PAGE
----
GEORGE TOWN: Many people treat their pets as “part of the family” and when they pass on, giving them a decent burial is to be expected and becoming a norm.
Due to the special bond, some owners even shed tears while sending off their pets for their final journey.
A freelance photographer, who only wished to be known as Goh, described the bond she shared with her 17-year-old dog, a shih tzu-Maltese mix named Monster, as “loving and unbreakable”.
So when Monster died last August, Goh did not hesitate to give her “family member” a proper send-off with a short funeral.
“Monster was more than a pet. He was part of my family for over 17 years.
“We shared many joys and sorrows together. So when he left, I felt like a family member had died. I just had to give him a proper funeral, ” she said.
Goh, 55, said Monster was cremated and his ashes were scattered at sea.
“I spent about RM800 on the funeral, cremation and to take a boat out to sea to scatter his ashes, ” she said.
Another pet owner, Patrick Ooi, 34, said he and his girlfriend sought the services of a pet funeral parlour when their pet Poodle died.
“Her poodle had been with us for eight years and we wanted to give it a simple but proper send-off.
“I believe most owners would see their pets as loving family members. We would want to treat them with dignity, even after they die, ” he said when met at the parlour.
Meanwhile, Geri, 38, has been looking at options on how to send off her mini schnauzer, Ruby, which has been suffering health problems for the past two years.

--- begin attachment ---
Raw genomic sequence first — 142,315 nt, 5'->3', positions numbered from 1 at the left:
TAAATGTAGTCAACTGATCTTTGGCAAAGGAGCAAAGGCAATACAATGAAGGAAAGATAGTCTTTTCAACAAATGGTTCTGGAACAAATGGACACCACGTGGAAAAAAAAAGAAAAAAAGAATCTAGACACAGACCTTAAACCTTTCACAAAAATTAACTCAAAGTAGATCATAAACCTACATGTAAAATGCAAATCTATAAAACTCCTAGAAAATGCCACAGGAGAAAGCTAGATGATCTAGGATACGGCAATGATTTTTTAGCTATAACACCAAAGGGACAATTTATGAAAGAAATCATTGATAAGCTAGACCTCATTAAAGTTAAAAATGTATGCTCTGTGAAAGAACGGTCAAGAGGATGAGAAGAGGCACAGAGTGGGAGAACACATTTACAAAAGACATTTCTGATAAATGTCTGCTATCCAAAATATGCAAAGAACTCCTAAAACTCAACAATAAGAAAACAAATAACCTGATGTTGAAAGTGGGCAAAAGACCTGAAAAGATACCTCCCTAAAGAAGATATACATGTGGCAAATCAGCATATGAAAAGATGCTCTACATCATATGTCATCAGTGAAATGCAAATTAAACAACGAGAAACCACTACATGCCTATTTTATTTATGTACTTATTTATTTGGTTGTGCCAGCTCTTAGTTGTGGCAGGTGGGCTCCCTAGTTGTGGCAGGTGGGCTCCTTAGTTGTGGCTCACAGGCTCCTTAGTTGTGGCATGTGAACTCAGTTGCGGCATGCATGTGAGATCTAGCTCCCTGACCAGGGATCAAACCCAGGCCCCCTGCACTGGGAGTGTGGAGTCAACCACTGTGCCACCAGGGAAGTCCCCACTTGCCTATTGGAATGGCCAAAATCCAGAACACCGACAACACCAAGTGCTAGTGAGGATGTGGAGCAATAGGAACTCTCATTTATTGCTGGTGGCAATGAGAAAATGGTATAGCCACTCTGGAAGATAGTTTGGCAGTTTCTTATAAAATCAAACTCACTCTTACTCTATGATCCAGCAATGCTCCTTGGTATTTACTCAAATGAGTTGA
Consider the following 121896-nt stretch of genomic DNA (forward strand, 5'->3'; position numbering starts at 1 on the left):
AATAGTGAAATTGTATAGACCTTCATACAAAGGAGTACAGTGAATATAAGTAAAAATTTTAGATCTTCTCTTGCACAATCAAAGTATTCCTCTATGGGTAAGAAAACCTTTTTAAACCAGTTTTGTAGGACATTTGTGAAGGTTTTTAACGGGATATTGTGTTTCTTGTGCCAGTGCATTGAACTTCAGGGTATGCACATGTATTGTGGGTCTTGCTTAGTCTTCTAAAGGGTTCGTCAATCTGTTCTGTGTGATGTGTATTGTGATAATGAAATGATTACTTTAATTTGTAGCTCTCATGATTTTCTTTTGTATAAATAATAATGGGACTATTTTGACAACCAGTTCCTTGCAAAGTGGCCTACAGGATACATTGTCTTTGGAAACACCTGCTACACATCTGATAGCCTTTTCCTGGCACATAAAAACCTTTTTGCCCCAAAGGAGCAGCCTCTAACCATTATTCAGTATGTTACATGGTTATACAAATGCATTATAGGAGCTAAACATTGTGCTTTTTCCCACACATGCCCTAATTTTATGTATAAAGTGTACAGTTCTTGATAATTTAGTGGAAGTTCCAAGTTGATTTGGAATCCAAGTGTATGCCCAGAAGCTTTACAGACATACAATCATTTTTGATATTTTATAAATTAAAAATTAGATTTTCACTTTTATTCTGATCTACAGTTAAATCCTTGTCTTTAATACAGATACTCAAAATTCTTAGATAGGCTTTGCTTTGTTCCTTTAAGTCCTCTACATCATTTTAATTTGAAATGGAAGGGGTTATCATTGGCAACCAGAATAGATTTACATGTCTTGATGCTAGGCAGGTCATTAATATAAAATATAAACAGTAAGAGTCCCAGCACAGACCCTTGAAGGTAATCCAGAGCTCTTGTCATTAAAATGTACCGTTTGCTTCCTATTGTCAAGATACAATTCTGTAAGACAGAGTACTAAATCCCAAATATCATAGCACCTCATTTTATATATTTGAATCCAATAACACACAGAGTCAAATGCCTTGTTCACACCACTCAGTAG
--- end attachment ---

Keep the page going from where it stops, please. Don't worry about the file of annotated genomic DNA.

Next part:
“She will be 15 soon and has heart problems and liver damage. I’ve had her since she was a puppy, ” she said, adding that her dog also had hearing and vision problems.
Geri said she is prepared to cremate Ruby when the time comes and that she had engaged veterinarians to cremate her four cats and taken home their ashes in urns.
Another owner, Rosalind, also sought the help of a pet funeral service to send off her 10-year-old silky terrier, Summer, when it died in 2018.
“It cost me about RM800, ” she said, adding that she was able to bring back Summer’s ashes in an urn and it still sits in her home.
Koay Teng Chin, director of a pioneer pet funeral parlour in Penang, said more and more people are getting pets as companions.
“This is especially so for older folk whose children have grown up and moved out of the house.
“So their cats or dogs would be the ones they spend most of their time and form strong bonds with.
“When these animals die, it is inevitable for them to feel like having lost a family member, ” he said.
As a pet owner himself, Koay was devastated when his miniature pinscher, Happy, died in July 2019.
“Before Happy died, I was worried as I did not know how to handle her body properly.
“Back in 2017, she was very weak and unable to stand up without help, so I started researching the proper handling of pets after death.
“Back then, there was no one-stop pet funeral service in Penang, and the only available options were to go to the veterinarians or wrap them in a black plastic bag and throw them away, ” he said.
Koay said the death of his pet of over 16 years prompted him to start a pet funeral service so that owners could send them off with respect and dignity.